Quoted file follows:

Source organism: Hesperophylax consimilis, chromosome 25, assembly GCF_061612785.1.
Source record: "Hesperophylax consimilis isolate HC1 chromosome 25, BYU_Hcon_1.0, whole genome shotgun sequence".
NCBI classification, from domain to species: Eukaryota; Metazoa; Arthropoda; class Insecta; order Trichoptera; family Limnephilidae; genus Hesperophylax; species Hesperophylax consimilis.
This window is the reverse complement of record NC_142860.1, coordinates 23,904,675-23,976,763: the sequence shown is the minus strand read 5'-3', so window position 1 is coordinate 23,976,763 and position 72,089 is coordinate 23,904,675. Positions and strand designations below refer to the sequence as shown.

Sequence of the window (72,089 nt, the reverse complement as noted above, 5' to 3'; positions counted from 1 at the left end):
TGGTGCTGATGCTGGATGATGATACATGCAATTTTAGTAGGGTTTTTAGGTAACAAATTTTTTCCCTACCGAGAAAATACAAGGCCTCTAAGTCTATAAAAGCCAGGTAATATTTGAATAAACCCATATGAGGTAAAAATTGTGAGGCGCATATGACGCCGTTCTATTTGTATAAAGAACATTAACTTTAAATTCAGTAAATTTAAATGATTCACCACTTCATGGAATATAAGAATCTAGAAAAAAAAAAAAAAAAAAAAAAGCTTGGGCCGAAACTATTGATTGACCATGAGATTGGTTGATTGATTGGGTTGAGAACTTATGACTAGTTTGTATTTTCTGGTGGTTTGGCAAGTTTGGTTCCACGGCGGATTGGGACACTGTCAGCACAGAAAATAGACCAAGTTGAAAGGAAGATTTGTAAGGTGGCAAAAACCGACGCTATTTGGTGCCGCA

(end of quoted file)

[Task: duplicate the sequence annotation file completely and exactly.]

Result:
Source organism: Hesperophylax consimilis, chromosome 25, assembly GCF_061612785.1.
Source record: "Hesperophylax consimilis isolate HC1 chromosome 25, BYU_Hcon_1.0, whole genome shotgun sequence".
NCBI classification, from domain to species: Eukaryota; Metazoa; Arthropoda; class Insecta; order Trichoptera; family Limnephilidae; genus Hesperophylax; species Hesperophylax consimilis.
This window is the reverse complement of record NC_142860.1, coordinates 23,904,675-23,976,763: the sequence shown is the minus strand read 5'-3', so window position 1 is coordinate 23,976,763 and position 72,089 is coordinate 23,904,675. Positions and strand designations below refer to the sequence as shown.

Sequence of the window (72,089 nt, the reverse complement as noted above, 5' to 3'; positions counted from 1 at the left end):
TGGTGCTGATGCTGGATGATGATACATGCAATTTTAGTAGGGTTTTTAGGTAACAAATTTTTTCCCTACCGAGAAAATACAAGGCCTCTAAGTCTATAAAAGCCAGGTAATATTTGAATAAACCCATATGAGGTAAAAATTGTGAGGCGCATATGACGCCGTTCTATTTGTATAAAGAACATTAACTTTAAATTCAGTAAATTTAAATGATTCACCACTTCATGGAATATAAGAATCTAGAAAAAAAAAAAAAAAAAAAAAAGCTTGGGCCGAAACTATTGATTGACCATGAGATTGGTTGATTGATTGGGTTGAGAACTTATGACTAGTTTGTATTTTCTGGTGGTTTGGCAAGTTTGGTTCCACGGCGGATTGGGACACTGTCAGCACAGAAAATAGACCAAGTTGAAAGGAAGATTTGTAAGGTGGCAAAAACCGACGCTATTTGGTGCCGCA